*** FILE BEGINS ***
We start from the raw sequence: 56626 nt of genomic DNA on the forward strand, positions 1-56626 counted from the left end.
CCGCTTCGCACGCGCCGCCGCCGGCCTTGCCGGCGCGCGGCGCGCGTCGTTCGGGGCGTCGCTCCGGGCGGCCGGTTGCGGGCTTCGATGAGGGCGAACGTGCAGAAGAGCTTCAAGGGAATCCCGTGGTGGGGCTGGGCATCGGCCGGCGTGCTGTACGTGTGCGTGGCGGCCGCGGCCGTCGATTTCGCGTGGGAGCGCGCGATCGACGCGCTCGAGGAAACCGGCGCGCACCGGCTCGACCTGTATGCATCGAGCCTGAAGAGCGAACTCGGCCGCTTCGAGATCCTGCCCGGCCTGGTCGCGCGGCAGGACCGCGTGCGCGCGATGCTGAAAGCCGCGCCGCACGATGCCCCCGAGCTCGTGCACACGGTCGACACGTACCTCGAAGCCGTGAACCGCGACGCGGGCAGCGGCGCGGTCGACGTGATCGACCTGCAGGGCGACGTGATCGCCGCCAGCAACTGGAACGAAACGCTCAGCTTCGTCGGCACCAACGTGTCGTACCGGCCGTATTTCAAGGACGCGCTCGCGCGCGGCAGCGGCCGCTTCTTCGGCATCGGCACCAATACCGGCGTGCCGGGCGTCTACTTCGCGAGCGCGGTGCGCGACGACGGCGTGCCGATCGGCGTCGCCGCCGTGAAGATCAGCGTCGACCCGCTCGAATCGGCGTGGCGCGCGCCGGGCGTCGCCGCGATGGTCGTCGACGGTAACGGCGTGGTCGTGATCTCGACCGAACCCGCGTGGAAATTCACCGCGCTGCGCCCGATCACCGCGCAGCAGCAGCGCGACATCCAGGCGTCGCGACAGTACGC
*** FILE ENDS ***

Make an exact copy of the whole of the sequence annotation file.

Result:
We start from the raw sequence: 56626 nt of genomic DNA on the forward strand, positions 1-56626 counted from the left end.
CCGCTTCGCACGCGCCGCCGCCGGCCTTGCCGGCGCGCGGCGCGCGTCGTTCGGGGCGTCGCTCCGGGCGGCCGGTTGCGGGCTTCGATGAGGGCGAACGTGCAGAAGAGCTTCAAGGGAATCCCGTGGTGGGGCTGGGCATCGGCCGGCGTGCTGTACGTGTGCGTGGCGGCCGCGGCCGTCGATTTCGCGTGGGAGCGCGCGATCGACGCGCTCGAGGAAACCGGCGCGCACCGGCTCGACCTGTATGCATCGAGCCTGAAGAGCGAACTCGGCCGCTTCGAGATCCTGCCCGGCCTGGTCGCGCGGCAGGACCGCGTGCGCGCGATGCTGAAAGCCGCGCCGCACGATGCCCCCGAGCTCGTGCACACGGTCGACACGTACCTCGAAGCCGTGAACCGCGACGCGGGCAGCGGCGCGGTCGACGTGATCGACCTGCAGGGCGACGTGATCGCCGCCAGCAACTGGAACGAAACGCTCAGCTTCGTCGGCACCAACGTGTCGTACCGGCCGTATTTCAAGGACGCGCTCGCGCGCGGCAGCGGCCGCTTCTTCGGCATCGGCACCAATACCGGCGTGCCGGGCGTCTACTTCGCGAGCGCGGTGCGCGACGACGGCGTGCCGATCGGCGTCGCCGCCGTGAAGATCAGCGTCGACCCGCTCGAATCGGCGTGGCGCGCGCCGGGCGTCGCCGCGATGGTCGTCGACGGTAACGGCGTGGTCGTGATCTCGACCGAACCCGCGTGGAAATTCACCGCGCTGCGCCCGATCACCGCGCAGCAGCAGCGCGACATCCAGGCGTCGCGACAGTACGC